Bringing corporate investors into an angel investor network is important because it allows early-stage investors to come together and exchange knowledge. Investing at this stage is risky, as many of these start-ups could fail. Knowledge of the ecosystem is crucial.
“After you listen to a pitch, are you going to put in money straightaway? It is never love at first sight for angel investors and start-ups. You have to court the start-up founders, seek the opinions of other angel investors, after which you then have the confidence to invest,” says Wee.
Having corporate angel investors in the network will benefit individual angel investors, who can join the corporate angels in supporting certain start-ups.
“Even Google and Salesforce worked with local VCs and angel investors to invest in early-stage start-ups. Meanwhile, for angel investors, you want to come in as well if a big corporation invests in a start-up because you know it is not in it for the short term. [The entry of corporate investors] gives confidence to other angel investors to come in,” says Van Leeuwen.
In Malaysia, Petronas is one of the corporations to have most recently set up a VC arm. Its Petronas Ventures made its first investment in June. Other corporations with VC arms include Sunway and OSK Holdings Bhd. In the US, Google, Intel, Qualcomm and Salesforce have launched some of the biggest VC firms, although each invests at different development stages of the start-ups.
Teaching corporates how to be angels
MBAN will organise workshops to educate corporate angels on what to look out for when investing in early-stage start-ups. The workshops include angel investor deep dive workshops, start-up valuation workshops, as well as design thinking and design sprint workshops.
“Our primary role is to provide education and awareness on start-up fundamentals and provide network access and immersion tours. In our deep dive training, corporations can gain confidence in dealing with start-up ecosystem partners,” says Wee.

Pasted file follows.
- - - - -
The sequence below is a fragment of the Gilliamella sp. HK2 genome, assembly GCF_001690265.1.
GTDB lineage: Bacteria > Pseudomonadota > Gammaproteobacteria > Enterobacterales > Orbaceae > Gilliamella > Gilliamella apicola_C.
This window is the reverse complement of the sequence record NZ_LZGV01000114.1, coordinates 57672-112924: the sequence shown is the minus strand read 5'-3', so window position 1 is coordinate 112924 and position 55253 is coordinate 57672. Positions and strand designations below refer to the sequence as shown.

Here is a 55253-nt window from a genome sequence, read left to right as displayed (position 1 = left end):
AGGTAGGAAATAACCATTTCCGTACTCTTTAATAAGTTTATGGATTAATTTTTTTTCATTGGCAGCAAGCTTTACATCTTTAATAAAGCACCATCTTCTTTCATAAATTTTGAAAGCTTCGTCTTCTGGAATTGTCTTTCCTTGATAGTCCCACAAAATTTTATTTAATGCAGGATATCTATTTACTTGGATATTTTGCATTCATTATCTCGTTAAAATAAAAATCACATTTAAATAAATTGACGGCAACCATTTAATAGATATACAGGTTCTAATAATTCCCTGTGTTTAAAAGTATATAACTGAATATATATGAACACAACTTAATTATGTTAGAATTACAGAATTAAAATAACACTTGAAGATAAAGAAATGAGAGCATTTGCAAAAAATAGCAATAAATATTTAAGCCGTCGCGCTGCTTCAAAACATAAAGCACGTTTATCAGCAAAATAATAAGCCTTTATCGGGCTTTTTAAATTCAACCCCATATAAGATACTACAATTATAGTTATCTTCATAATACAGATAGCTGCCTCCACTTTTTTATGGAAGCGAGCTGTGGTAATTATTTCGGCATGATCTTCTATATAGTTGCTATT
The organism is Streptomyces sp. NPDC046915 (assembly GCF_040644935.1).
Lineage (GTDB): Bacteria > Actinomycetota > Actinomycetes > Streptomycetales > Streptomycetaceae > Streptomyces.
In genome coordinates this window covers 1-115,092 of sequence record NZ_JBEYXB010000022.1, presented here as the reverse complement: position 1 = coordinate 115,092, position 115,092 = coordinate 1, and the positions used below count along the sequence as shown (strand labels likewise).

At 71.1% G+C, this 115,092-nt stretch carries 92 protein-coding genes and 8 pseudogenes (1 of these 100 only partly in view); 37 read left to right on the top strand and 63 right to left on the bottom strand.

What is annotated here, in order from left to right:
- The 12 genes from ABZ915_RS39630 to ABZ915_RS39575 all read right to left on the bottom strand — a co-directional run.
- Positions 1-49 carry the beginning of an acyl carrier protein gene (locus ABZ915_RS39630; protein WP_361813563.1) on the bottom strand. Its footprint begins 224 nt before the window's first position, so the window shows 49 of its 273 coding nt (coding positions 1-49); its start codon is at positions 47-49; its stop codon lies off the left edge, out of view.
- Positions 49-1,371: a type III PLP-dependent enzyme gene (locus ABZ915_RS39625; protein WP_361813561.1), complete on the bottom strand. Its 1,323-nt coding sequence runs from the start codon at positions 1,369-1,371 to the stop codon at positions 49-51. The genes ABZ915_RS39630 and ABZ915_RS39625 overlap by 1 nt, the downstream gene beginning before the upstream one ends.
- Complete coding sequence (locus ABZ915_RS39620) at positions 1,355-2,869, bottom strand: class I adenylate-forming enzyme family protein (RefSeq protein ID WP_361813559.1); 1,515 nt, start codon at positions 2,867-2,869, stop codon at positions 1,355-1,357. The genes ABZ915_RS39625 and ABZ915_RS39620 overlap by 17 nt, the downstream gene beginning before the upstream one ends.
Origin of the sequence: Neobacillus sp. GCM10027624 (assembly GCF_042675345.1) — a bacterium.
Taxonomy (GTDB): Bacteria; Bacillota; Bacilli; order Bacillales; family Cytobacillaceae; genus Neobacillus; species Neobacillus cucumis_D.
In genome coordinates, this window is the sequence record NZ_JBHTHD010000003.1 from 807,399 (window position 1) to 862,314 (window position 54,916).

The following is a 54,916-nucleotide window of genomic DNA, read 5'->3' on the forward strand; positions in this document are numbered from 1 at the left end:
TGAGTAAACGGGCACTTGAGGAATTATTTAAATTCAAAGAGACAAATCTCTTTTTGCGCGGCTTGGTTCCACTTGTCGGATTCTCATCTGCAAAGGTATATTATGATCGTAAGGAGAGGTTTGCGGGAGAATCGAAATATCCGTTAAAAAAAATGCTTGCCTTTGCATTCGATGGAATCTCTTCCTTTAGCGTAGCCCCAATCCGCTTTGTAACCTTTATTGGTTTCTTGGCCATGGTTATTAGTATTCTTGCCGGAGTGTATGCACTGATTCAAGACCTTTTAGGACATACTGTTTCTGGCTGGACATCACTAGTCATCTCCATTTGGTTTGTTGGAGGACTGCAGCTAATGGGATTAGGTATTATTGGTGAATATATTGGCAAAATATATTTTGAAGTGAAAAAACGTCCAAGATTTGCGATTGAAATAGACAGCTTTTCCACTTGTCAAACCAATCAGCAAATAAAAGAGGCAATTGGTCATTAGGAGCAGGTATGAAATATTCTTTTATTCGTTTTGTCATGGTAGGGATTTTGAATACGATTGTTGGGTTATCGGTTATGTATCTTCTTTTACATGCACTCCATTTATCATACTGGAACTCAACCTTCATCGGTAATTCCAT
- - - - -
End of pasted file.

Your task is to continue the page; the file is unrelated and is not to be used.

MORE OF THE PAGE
Corporate angel investors will be taught how to verify the valuations of start-ups, how to manage arguments with investees and how to create a portfolio of investments to offset the high-risk nature of early-stage start-up investments.
“We need to teach corporate angels that it is alright to fail. We punish failure in the corporate environment, but it’s different in the start-up world. They need to have a different mindset,” says Wee.
The corporations will be linked to ecosystem partners such as start-ups, related government agencies, other corporations, R&D institutions and industry experts. As MBAN is part of the Asean Angel Alliance, it also hosts cross-border joint pitches and exchange of ideas.
The corporations can become angel investors in various ways. Some will draw funds from their balance sheet and invest in start-ups that give a synergistic effect to their business.
“Some other corporations are more like a VC or institutional investor, where they set up a separate fund so the investment decisions are not influenced by the corporation. Sunway’s Sun SEA Capital is one example. For funds like this, we usually take smaller stakes in start-ups and invest in businesses that may not have direct synergy with the corporation but can give good financial returns,” says Van Leeuwen.
More corporations might be interested in becoming angel investors, Wee believes, as technology innovation is occurring at a rapid pace.
“Google buys a stake in quite a lot of start-ups that have emerging technology. As more start-ups come up with new technologies, corporations realise that they need to change quickly,” says Wee.
MBAN hopes to sign up 100 corporations in the next year as corporate angels. “So far, we already have ‘early adopters’ that are conglomerates and leaders in their respective industries expressing interest,” says Wee.
Angel investing in Malaysia